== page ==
By Dr. John Psarouthakis, Executive Editor of www.BusinessThinker.com, Founder and former CEO, JP Industries, Inc., a Fortune 500 industrial corporation
This is the 16th and last of a Series of short articles on “HOW TO BUY THE RIGHT COMPANY” that have been posted herein.
Once you close the deal, you need to be prepared to go in the very next morning to meet with your management team as well as your entire staff.
What you do in the first days and weeks will set the tone for your relationship with your employees for some time to come, possibly even the duration of your ownership.
Remember that the chief concerns of your employees and managers may be somewhat different than your own agenda. Employees will be concerned, first and foremost about their own job security and future with the company now that it is under new ownership.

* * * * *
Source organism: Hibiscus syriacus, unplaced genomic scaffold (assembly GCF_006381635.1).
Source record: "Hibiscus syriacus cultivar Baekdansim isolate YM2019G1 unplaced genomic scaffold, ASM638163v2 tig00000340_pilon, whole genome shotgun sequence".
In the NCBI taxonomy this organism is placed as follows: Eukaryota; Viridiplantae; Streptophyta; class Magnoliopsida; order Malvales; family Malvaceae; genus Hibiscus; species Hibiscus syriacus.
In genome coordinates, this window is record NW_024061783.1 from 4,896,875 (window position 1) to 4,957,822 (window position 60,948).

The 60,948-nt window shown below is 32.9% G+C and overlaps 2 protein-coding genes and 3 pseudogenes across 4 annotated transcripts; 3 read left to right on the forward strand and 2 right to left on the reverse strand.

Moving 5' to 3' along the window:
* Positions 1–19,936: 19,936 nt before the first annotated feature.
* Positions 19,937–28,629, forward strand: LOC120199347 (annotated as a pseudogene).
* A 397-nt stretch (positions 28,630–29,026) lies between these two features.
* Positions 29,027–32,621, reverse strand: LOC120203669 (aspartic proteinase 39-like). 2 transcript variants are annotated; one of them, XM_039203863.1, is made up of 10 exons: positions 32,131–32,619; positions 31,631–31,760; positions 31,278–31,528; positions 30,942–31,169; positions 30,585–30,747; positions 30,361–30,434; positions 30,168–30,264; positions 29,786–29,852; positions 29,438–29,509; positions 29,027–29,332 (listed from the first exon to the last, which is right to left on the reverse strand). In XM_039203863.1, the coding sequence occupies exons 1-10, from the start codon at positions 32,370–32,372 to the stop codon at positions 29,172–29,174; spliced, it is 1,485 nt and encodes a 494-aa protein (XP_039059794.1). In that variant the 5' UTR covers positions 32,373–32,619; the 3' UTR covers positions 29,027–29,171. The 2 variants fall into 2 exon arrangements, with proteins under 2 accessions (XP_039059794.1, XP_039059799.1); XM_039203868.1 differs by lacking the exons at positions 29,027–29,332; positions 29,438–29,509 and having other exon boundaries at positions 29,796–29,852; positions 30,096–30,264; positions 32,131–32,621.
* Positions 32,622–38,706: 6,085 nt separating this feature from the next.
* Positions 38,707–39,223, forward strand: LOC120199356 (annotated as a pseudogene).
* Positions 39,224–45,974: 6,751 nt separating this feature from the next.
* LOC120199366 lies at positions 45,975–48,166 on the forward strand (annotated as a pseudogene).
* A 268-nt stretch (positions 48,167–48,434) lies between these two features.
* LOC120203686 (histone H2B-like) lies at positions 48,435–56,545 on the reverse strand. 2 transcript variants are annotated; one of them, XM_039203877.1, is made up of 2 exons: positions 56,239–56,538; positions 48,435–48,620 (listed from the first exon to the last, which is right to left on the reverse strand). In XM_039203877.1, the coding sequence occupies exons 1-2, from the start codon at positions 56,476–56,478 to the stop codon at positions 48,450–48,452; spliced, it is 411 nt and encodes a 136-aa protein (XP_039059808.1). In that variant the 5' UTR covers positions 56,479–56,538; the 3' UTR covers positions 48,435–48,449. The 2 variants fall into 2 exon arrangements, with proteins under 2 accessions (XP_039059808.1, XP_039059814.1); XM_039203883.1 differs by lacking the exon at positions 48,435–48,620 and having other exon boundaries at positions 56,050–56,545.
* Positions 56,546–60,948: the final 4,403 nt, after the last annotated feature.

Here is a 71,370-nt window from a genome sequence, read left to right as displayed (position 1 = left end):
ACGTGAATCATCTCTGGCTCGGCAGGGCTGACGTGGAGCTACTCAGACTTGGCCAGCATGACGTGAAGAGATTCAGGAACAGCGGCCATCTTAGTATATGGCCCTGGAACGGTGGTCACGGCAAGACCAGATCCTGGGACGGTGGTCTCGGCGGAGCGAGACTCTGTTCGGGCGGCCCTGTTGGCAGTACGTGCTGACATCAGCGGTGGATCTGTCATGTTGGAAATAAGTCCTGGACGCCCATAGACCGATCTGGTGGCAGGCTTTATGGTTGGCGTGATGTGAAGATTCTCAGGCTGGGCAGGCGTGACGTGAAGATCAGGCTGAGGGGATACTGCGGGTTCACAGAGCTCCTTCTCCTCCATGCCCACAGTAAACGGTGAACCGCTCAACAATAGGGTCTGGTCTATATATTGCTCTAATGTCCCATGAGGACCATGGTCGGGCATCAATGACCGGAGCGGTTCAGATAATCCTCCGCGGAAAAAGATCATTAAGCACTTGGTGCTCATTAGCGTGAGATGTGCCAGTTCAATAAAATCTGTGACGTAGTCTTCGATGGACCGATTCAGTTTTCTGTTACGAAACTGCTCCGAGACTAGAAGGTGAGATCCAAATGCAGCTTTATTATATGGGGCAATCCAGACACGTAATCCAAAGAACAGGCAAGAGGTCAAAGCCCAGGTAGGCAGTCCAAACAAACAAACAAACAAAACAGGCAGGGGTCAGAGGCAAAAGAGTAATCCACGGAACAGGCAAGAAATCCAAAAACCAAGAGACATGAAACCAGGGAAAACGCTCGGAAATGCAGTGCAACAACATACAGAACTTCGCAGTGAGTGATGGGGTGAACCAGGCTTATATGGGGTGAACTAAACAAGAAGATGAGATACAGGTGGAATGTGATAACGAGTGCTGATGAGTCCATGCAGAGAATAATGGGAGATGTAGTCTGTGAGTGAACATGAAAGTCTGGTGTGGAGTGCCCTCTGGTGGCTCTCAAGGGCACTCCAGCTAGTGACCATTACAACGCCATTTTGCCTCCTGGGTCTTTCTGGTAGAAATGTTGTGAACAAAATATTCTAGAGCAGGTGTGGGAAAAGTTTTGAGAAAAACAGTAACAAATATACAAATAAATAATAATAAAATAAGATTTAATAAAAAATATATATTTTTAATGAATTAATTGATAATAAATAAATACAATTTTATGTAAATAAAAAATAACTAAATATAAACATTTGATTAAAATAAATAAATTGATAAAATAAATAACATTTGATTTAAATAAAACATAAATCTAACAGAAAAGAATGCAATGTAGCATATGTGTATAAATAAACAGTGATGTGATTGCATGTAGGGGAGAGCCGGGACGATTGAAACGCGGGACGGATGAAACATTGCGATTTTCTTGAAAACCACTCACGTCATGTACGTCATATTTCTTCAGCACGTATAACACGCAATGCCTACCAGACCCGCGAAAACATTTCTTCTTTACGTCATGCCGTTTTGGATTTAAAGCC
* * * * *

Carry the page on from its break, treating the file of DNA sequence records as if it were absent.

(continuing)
Management shares this concern, and may also have more narrow issues facing them in their own departments, that nevertheless they may feel requires immediate attention.
An easy model to follow includes a short initial introductory meeting with management, an all-employee meeting to include all management and non-management staff, and then a third more formal meeting with management.
These meetings will set in motion the planning to carry out the three objectives of the transition: addressing your key constituencies (employees, customers, suppliers and bankers), revision of the action plan, and implementation of significant changes outlined in the plan.
Other meetings will follow in the first days and weeks, but it is essential to try to fit these first three meetings into the first day if at all possible.
As a new owner, you must be careful to listen carefully, building trust and goodwill with your new employees.